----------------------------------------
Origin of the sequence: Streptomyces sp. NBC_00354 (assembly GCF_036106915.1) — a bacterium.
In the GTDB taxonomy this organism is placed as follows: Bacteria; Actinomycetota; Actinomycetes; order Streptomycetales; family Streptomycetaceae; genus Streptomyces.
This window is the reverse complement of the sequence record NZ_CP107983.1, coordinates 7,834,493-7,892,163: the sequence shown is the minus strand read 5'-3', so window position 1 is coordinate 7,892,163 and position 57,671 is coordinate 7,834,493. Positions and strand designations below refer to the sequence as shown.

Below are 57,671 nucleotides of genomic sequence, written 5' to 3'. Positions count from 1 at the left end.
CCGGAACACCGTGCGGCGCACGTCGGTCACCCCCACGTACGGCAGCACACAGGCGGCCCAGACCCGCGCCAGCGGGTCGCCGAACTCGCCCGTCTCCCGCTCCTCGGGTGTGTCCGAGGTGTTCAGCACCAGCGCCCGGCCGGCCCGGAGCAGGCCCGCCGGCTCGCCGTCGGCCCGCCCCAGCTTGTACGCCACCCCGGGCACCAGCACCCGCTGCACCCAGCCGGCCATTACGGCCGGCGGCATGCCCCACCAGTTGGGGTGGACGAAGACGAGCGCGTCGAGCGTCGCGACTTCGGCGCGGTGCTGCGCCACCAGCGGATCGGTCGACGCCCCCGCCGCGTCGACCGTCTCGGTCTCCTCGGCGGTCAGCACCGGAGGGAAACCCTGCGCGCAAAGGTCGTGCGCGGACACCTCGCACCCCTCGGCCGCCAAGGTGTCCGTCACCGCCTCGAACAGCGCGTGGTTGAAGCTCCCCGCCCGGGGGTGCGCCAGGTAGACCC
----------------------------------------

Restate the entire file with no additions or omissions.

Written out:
Origin of the sequence: Streptomyces sp. NBC_00354 (assembly GCF_036106915.1) — a bacterium.
In the GTDB taxonomy this organism is placed as follows: Bacteria; Actinomycetota; Actinomycetes; order Streptomycetales; family Streptomycetaceae; genus Streptomyces.
This window is the reverse complement of the sequence record NZ_CP107983.1, coordinates 7,834,493-7,892,163: the sequence shown is the minus strand read 5'-3', so window position 1 is coordinate 7,892,163 and position 57,671 is coordinate 7,834,493. Positions and strand designations below refer to the sequence as shown.

Below are 57,671 nucleotides of genomic sequence, written 5' to 3'. Positions count from 1 at the left end.
CCGGAACACCGTGCGGCGCACGTCGGTCACCCCCACGTACGGCAGCACACAGGCGGCCCAGACCCGCGCCAGCGGGTCGCCGAACTCGCCCGTCTCCCGCTCCTCGGGTGTGTCCGAGGTGTTCAGCACCAGCGCCCGGCCGGCCCGGAGCAGGCCCGCCGGCTCGCCGTCGGCCCGCCCCAGCTTGTACGCCACCCCGGGCACCAGCACCCGCTGCACCCAGCCGGCCATTACGGCCGGCGGCATGCCCCACCAGTTGGGGTGGACGAAGACGAGCGCGTCGAGCGTCGCGACTTCGGCGCGGTGCTGCGCCACCAGCGGATCGGTCGACGCCCCCGCCGCGTCGACCGTCTCGGTCTCCTCGGCGGTCAGCACCGGAGGGAAACCCTGCGCGCAAAGGTCGTGCGCGGACACCTCGCACCCCTCGGCCGCCAAGGTGTCCGTCACCGCCTCGAACAGCGCGTGGTTGAAGCTCCCCGCCCGGGGGTGCGCCAGGTAGACCC